Konoe Fumimaro

“He (Roosevelt) discriminated against the yellow race. (…) I could not forgive his continuation of the mockery of the Japanese people that has existed in some form for more than 10,000 years.”
“At the time, (…) at any rate, our oil supplies were cut off. The country could not manage itself with its energy supplies cut off. That is why we were forced to launch into a war.”


“I probably wouldn’t have used (an atomic bomb on Germany). It wasn’t in the original plan, you see. The target was Japan right from the very start.”
“Japan used the words ‘the Greater East Asian War’ as an act to release the karma that Europe had accumulated in the centuries since the Age of Discovery, and I think in fact that there is some truth in that.

F. Roosevelt

“Of course, it was a hegemonic war between the United States and two countries of Japan and Germany. You see, the country that became the leader of the European would, of course, be positioned as our next rival, and the country that became the leader of Asia would be our rival as well. Therefore, I imagined that a war might someday break out between those two countries.”


The True Identity of the Ghost in the Prime Minister’s Official Residence” (by Ryuho Okawa)

Was Dropping the Atomic Bombs a Crime Against Humanity?” (by Ryuho Okawa)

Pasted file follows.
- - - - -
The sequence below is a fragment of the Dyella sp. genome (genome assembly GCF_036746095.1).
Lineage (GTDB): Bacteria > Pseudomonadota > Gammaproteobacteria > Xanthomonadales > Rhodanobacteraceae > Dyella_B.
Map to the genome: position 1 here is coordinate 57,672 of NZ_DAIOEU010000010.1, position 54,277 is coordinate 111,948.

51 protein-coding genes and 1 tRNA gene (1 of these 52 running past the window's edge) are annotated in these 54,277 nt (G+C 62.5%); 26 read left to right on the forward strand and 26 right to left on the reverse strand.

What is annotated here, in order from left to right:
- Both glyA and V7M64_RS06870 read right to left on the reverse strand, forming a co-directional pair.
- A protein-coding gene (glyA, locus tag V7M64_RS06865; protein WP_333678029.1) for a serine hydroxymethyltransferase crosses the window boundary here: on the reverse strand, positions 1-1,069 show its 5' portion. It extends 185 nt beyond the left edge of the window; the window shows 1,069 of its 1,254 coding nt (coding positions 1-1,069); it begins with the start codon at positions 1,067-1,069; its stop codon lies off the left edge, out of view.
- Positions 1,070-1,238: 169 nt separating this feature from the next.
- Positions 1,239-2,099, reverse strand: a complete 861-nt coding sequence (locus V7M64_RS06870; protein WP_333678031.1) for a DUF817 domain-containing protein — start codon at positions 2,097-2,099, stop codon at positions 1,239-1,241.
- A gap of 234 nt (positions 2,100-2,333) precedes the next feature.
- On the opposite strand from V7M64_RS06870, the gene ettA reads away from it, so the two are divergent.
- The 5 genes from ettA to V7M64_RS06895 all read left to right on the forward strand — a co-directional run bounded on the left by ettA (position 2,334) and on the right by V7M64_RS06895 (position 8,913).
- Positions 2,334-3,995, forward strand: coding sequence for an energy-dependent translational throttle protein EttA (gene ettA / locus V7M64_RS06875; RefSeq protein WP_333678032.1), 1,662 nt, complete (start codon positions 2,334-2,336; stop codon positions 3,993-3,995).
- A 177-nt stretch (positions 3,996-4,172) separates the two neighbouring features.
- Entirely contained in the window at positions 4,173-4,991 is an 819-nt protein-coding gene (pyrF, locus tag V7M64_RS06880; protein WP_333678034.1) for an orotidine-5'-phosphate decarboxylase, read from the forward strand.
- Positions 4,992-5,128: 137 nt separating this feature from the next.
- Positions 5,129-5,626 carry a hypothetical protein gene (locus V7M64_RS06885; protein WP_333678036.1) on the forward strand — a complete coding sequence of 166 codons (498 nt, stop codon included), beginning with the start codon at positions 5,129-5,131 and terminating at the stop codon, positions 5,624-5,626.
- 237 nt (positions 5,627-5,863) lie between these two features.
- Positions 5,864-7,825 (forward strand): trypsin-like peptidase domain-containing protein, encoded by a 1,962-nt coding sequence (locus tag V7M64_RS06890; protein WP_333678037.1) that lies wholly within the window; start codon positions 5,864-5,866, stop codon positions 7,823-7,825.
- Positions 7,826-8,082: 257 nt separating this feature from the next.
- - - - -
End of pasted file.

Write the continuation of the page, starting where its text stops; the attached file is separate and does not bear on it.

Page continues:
The spiritual messages from the Japanese and American leaders at the time of The Greater East Asian War suggest that Japan fought to defeat racism and liberate the West’s Asian colonies.

Race was very much a key issue in that war, which was also a hegemonic war between Japan and the U.S. In addition to the rejection of Japanese immigrants being an underlying reason for the Japanese start of the war, discrimination against the yellow race was one of the reasons why America dropped the atomic bombs on Japan, which Truman stated in his spiritual message. Meanwhile, as Tojo Hideki declared in his spiritual message, Japan fought the war to liberate Asian colonies from the West, and in fact, after the war, those countries gained their independence.

Putting an End to the Historical Issues (Part 4):